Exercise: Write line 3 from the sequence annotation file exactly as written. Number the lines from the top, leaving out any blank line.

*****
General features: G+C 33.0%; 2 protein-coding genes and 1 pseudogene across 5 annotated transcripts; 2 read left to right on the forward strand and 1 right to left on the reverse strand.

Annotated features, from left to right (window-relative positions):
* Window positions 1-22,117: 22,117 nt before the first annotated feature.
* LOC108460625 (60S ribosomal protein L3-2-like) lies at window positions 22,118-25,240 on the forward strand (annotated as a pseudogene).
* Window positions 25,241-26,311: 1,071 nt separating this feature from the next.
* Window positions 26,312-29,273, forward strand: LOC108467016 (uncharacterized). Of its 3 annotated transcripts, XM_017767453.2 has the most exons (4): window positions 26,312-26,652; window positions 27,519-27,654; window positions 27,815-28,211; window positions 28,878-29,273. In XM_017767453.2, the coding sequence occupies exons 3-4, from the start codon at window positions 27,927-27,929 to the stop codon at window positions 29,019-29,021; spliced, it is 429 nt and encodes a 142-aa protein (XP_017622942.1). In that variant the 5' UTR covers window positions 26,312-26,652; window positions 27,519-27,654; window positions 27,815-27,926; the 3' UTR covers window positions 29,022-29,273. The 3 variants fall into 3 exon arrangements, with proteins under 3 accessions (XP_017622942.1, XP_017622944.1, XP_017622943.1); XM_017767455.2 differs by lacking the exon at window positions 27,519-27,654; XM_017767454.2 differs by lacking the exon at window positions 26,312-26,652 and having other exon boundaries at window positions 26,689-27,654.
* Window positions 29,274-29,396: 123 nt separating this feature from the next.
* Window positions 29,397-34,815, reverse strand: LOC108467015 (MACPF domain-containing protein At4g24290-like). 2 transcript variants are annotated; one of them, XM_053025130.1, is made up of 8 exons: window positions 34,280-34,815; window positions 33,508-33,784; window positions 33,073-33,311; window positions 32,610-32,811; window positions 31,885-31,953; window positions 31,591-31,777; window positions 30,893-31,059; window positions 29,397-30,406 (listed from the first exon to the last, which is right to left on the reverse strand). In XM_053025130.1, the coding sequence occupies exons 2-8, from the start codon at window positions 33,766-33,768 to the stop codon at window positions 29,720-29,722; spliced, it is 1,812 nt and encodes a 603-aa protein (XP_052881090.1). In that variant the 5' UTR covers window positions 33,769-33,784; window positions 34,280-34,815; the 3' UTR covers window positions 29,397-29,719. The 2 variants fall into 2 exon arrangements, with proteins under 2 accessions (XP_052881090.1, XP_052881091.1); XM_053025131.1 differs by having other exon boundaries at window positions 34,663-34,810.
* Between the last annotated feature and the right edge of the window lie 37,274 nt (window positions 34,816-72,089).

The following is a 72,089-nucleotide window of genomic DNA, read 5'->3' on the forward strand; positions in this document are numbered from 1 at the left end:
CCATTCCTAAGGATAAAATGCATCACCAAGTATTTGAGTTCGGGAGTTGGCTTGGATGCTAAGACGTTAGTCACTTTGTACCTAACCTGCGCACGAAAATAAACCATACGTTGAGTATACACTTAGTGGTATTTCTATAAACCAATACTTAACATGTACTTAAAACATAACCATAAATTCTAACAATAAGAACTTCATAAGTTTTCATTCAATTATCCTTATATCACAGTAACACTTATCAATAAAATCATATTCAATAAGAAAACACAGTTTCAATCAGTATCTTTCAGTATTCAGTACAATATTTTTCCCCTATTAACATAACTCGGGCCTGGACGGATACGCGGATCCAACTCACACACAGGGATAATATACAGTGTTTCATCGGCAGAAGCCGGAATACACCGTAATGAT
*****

* Window positions 1-22,117: 22,117 nt before the first annotated feature.